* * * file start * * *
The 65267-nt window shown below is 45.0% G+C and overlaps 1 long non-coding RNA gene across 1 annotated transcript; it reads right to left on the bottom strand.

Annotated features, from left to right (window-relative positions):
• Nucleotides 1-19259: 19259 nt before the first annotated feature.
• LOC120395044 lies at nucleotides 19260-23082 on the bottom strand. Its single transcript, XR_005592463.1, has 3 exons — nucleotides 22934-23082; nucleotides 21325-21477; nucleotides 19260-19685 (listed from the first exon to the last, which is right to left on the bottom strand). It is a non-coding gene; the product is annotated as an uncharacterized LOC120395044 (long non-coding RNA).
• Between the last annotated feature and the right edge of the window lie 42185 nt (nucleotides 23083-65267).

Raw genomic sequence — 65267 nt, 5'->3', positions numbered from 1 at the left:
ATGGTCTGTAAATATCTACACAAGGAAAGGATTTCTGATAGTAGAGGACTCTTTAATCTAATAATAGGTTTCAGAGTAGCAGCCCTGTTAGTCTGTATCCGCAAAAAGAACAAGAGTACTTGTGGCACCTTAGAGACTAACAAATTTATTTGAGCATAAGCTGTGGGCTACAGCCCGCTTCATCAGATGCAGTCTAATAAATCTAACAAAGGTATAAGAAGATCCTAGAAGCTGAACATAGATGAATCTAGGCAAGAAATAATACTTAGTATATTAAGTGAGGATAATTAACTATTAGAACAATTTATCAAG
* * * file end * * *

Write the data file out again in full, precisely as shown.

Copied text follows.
The 65267-nt window shown below is 45.0% G+C and overlaps 1 long non-coding RNA gene across 1 annotated transcript; it reads right to left on the bottom strand.

Annotated features, from left to right (window-relative positions):
• Nucleotides 1-19259: 19259 nt before the first annotated feature.
• LOC120395044 lies at nucleotides 19260-23082 on the bottom strand. Its single transcript, XR_005592463.1, has 3 exons — nucleotides 22934-23082; nucleotides 21325-21477; nucleotides 19260-19685 (listed from the first exon to the last, which is right to left on the bottom strand). It is a non-coding gene; the product is annotated as an uncharacterized LOC120395044 (long non-coding RNA).
• Between the last annotated feature and the right edge of the window lie 42185 nt (nucleotides 23083-65267).

Raw genomic sequence — 65267 nt, 5'->3', positions numbered from 1 at the left:
ATGGTCTGTAAATATCTACACAAGGAAAGGATTTCTGATAGTAGAGGACTCTTTAATCTAATAATAGGTTTCAGAGTAGCAGCCCTGTTAGTCTGTATCCGCAAAAAGAACAAGAGTACTTGTGGCACCTTAGAGACTAACAAATTTATTTGAGCATAAGCTGTGGGCTACAGCCCGCTTCATCAGATGCAGTCTAATAAATCTAACAAAGGTATAAGAAGATCCTAGAAGCTGAACATAGATGAATCTAGGCAAGAAATAATACTTAGTATATTAAGTGAGGATAATTAACTATTAGAACAATTTATCAAG